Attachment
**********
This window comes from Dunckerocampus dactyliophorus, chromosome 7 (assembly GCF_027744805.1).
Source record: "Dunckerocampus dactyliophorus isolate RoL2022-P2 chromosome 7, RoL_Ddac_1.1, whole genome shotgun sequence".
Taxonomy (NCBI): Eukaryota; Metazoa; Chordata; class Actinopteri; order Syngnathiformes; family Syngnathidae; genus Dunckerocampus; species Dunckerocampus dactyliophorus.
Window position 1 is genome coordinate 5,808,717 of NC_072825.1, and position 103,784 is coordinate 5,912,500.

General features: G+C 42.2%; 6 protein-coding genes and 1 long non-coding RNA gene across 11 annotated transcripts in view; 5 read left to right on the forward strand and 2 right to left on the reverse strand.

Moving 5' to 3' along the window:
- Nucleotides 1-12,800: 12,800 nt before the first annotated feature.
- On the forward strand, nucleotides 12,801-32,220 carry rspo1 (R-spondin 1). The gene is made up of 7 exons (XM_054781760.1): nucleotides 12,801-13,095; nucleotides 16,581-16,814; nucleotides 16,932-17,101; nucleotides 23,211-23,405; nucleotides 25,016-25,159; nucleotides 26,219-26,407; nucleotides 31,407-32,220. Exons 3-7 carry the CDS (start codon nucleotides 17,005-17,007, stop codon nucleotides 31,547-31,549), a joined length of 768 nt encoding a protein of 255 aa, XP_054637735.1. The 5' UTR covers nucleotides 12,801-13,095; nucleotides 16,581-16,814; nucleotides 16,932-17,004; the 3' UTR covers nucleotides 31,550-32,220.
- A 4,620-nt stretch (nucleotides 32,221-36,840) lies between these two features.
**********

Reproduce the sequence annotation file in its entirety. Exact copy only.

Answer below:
This window comes from Dunckerocampus dactyliophorus, chromosome 7 (assembly GCF_027744805.1).
Source record: "Dunckerocampus dactyliophorus isolate RoL2022-P2 chromosome 7, RoL_Ddac_1.1, whole genome shotgun sequence".
Taxonomy (NCBI): Eukaryota; Metazoa; Chordata; class Actinopteri; order Syngnathiformes; family Syngnathidae; genus Dunckerocampus; species Dunckerocampus dactyliophorus.
Window position 1 is genome coordinate 5,808,717 of NC_072825.1, and position 103,784 is coordinate 5,912,500.

General features: G+C 42.2%; 6 protein-coding genes and 1 long non-coding RNA gene across 11 annotated transcripts in view; 5 read left to right on the forward strand and 2 right to left on the reverse strand.

Moving 5' to 3' along the window:
- Nucleotides 1-12,800: 12,800 nt before the first annotated feature.
- On the forward strand, nucleotides 12,801-32,220 carry rspo1 (R-spondin 1). The gene is made up of 7 exons (XM_054781760.1): nucleotides 12,801-13,095; nucleotides 16,581-16,814; nucleotides 16,932-17,101; nucleotides 23,211-23,405; nucleotides 25,016-25,159; nucleotides 26,219-26,407; nucleotides 31,407-32,220. Exons 3-7 carry the CDS (start codon nucleotides 17,005-17,007, stop codon nucleotides 31,547-31,549), a joined length of 768 nt encoding a protein of 255 aa, XP_054637735.1. The 5' UTR covers nucleotides 12,801-13,095; nucleotides 16,581-16,814; nucleotides 16,932-17,004; the 3' UTR covers nucleotides 31,550-32,220.
- A 4,620-nt stretch (nucleotides 32,221-36,840) lies between these two features.